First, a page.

Well, you could do what someone I knew did, bring the cryovaced beef with him on carry on. Yep, he went to Costco, bought a monster beef standing rib roast that was sealed, wrapped it with gel packs and took it on board. I asked him why not a cooler and he replied it was easier and under his control with carry on duffle bag filled with meat.
posted by jadepearl at 12:53 PM on December 14, 2017 [1 favorite]

This, for me, is the definitive guide for how to prime-rib.

relevant quote, emphasis mine:

"Season it well, and season it early if you've got time. Prime rib has plenty of flavor on its own, so there's no real need to add much more than a good heavy sprinkling of salt and pepper. If you're able to plan ahead, it's best to season your prime rib with salt at least the day before, and up to four days ahead of roasting, letting it sit on a rack in your fridge uncovered. This will allow time for the salt to penetrate and season more deeply while also drying out the surface, which will lead to better browning during roasting."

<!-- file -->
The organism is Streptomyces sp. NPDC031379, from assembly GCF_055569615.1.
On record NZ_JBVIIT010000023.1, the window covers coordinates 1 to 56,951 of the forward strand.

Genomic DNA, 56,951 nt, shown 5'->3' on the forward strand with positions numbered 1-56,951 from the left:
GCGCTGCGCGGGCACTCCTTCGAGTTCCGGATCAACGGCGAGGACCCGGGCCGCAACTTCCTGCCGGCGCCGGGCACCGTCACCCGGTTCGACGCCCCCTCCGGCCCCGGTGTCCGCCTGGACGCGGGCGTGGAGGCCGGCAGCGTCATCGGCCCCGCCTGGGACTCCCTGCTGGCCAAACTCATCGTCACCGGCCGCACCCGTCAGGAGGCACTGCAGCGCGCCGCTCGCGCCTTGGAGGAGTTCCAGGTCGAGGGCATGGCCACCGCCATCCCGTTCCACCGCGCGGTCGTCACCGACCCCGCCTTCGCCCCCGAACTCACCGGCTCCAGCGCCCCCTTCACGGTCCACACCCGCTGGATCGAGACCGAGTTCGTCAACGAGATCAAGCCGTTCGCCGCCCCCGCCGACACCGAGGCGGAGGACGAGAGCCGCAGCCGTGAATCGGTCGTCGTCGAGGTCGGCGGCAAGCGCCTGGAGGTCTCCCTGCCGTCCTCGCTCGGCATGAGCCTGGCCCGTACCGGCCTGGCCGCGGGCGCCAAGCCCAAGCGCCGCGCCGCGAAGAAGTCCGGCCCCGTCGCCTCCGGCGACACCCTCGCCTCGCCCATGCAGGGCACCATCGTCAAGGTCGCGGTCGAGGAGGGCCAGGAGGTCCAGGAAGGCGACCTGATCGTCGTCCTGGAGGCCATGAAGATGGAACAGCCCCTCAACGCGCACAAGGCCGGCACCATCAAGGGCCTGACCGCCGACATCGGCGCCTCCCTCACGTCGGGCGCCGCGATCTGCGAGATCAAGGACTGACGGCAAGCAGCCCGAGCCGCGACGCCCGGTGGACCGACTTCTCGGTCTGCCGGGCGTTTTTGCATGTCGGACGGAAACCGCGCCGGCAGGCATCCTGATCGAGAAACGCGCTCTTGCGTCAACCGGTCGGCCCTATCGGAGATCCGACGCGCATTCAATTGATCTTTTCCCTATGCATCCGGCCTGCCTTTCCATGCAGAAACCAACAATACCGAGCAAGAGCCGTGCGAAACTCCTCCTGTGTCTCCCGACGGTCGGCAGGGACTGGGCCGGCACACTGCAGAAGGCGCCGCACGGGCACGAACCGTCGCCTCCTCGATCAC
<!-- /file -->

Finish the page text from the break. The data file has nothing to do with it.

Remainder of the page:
If I were you id buy my rib roast Thursday or Friday, salt it and let it chill in your fridge until its time to drive, toss it in a cooler for the drive, and get it back into a fridge to dry out completely before you cook it on xmas. Having to put it in a bag for the drive isn't ideal, but if the drive happens on day 2/3 of the salt and if you have another 12 hours at least before it goes in the oven the exterior should be nice and dry and ready to brown perfectly using the reverse sear.
posted by Exceptional_Hubris at 12:53 PM on December 14, 2017 [6 favorites]

If you have an appropriately-sized cooler, or are willing to pick up a styrofoam cooler at 7-11 or wherever, I wouldn't hesitate for a moment to pack the meat and bring it. A cooler packed to the top with ice and cold stuff will stay acceptably cold for days if it's not opened, and if you buy the meat on, say, Thursday or Friday, cooking it on Monday really shouldn't be a problem.